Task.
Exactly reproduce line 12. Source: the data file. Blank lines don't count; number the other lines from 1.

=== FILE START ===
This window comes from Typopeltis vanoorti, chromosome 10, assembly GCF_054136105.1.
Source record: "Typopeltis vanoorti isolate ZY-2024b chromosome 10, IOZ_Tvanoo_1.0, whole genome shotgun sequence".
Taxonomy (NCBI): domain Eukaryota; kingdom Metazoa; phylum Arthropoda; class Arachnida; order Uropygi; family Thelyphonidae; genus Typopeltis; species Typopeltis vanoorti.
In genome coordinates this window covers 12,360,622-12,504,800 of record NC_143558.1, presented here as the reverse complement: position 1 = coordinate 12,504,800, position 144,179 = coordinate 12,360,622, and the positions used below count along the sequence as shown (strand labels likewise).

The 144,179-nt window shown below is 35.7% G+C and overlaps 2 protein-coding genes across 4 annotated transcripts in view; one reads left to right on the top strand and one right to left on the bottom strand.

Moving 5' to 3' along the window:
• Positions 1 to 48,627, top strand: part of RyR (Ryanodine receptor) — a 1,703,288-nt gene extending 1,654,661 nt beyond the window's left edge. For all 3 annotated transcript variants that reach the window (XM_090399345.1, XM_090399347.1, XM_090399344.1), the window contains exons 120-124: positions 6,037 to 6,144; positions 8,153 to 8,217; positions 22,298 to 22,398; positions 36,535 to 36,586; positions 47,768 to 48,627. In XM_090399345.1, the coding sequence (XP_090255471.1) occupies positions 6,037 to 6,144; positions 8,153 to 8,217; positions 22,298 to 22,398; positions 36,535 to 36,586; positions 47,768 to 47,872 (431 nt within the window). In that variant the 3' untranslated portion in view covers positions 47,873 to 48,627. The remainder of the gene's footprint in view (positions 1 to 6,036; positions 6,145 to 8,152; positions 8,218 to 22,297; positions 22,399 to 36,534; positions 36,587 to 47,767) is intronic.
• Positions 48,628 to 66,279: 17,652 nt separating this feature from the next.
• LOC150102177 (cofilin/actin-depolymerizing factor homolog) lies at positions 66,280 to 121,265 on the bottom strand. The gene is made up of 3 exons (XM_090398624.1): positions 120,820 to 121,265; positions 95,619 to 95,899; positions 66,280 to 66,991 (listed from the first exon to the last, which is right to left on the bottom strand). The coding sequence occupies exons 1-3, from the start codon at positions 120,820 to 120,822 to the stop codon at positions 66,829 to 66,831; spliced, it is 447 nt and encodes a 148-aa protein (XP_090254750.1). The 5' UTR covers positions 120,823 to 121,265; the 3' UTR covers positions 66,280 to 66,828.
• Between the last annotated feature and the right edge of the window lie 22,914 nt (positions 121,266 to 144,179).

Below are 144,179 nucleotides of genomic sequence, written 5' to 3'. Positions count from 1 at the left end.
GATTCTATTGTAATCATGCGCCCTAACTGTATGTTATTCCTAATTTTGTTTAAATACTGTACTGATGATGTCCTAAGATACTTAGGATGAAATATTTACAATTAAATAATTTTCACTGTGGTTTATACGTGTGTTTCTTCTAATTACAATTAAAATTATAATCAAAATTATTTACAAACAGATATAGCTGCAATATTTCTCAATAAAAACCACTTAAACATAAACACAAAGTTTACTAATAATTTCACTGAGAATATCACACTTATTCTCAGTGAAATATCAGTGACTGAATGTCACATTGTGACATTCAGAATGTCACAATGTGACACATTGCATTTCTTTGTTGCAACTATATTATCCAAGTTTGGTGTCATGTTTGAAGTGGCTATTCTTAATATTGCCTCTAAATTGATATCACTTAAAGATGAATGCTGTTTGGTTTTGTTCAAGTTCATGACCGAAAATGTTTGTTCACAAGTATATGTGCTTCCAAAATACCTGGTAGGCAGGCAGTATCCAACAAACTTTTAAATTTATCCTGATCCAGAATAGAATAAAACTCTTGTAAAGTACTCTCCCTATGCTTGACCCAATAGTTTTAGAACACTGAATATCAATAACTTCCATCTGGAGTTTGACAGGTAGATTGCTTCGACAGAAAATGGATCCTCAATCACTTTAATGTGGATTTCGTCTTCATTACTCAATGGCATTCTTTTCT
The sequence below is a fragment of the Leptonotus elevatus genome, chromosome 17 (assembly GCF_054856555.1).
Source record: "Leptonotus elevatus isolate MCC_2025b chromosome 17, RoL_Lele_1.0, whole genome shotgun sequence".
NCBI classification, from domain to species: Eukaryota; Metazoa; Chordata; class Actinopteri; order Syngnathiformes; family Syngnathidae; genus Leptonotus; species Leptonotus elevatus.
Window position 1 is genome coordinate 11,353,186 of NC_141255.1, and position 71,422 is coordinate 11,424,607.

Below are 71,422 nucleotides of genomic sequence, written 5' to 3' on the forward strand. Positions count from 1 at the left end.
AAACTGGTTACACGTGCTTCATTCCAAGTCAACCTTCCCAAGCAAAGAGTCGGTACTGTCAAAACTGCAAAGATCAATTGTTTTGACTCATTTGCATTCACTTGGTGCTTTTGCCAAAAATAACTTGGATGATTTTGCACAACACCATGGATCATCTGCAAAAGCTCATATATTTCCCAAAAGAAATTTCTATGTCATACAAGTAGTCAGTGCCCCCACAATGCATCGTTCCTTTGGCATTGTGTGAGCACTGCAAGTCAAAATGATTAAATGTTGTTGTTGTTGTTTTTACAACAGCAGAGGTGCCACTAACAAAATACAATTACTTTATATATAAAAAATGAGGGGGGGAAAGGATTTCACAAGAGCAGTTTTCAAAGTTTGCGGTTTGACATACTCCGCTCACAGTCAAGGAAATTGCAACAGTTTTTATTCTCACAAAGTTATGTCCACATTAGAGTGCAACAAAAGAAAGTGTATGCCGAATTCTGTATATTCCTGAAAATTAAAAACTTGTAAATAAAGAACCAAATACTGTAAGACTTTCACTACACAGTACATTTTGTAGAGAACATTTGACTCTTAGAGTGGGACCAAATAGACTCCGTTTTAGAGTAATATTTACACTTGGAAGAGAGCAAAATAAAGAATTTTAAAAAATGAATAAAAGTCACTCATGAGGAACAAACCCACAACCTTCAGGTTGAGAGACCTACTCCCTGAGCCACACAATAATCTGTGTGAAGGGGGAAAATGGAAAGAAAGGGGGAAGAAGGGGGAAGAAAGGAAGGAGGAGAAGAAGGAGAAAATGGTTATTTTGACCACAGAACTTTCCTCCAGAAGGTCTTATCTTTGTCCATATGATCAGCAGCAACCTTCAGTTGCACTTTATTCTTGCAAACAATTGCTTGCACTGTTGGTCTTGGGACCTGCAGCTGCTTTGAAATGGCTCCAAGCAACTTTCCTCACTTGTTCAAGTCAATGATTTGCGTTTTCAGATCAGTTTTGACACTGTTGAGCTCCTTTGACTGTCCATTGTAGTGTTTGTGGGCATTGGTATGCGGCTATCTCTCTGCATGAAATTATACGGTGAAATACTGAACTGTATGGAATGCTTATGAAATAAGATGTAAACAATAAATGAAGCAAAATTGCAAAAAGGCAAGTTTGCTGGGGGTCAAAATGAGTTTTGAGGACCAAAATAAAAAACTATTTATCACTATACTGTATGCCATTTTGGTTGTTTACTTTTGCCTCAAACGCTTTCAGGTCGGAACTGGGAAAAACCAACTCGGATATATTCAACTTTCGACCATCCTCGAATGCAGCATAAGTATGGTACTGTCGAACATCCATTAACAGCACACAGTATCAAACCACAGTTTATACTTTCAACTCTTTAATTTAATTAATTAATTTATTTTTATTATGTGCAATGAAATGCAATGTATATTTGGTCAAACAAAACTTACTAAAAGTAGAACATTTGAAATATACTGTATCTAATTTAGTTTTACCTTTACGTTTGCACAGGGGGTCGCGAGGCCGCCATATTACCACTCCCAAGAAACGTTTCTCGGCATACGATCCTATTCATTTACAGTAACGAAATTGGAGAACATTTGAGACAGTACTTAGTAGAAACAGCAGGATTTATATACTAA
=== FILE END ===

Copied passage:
GATTCTATTGTAATCATGCGCCCTAACTGTATGTTATTCCTAATTTTGTTTAAATACTGTACTGATGATGTCCTAAGATACTTAGGATGAAATATTTACAATTAAATAATTTTCACTGTGGTTTATACGTGTGTTTCTTCTAATTACAATTAAAATTATAATCAAAATTATTTACAAACAGATATAGCTGCAATATTTCTCAATAAAAACCACTTAAACATAAACACAAAGTTTACTAATAATTTCACTGAGAATATCACACTTATTCTCAGTGAAATATCAGTGACTGAATGTCACATTGTGACATTCAGAATGTCACAATGTGACACATTGCATTTCTTTGTTGCAACTATATTATCCAAGTTTGGTGTCATGTTTGAAGTGGCTATTCTTAATATTGCCTCTAAATTGATATCACTTAAAGATGAATGCTGTTTGGTTTTGTTCAAGTTCATGACCGAAAATGTTTGTTCACAAGTATATGTGCTTCCAAAATACCTGGTAGGCAGGCAGTATCCAACAAACTTTTAAATTTATCCTGATCCAGAATAGAATAAAACTCTTGTAAAGTACTCTCCCTATGCTTGACCCAATAGTTTTAGAACACTGAATATCAATAACTTCCATCTGGAGTTTGACAGGTAGATTGCTTCGACAGAAAATGGATCCTCAATCACTTTAATGTGGATTTCGTCTTCATTACTCAATGGCATTCTTTTCT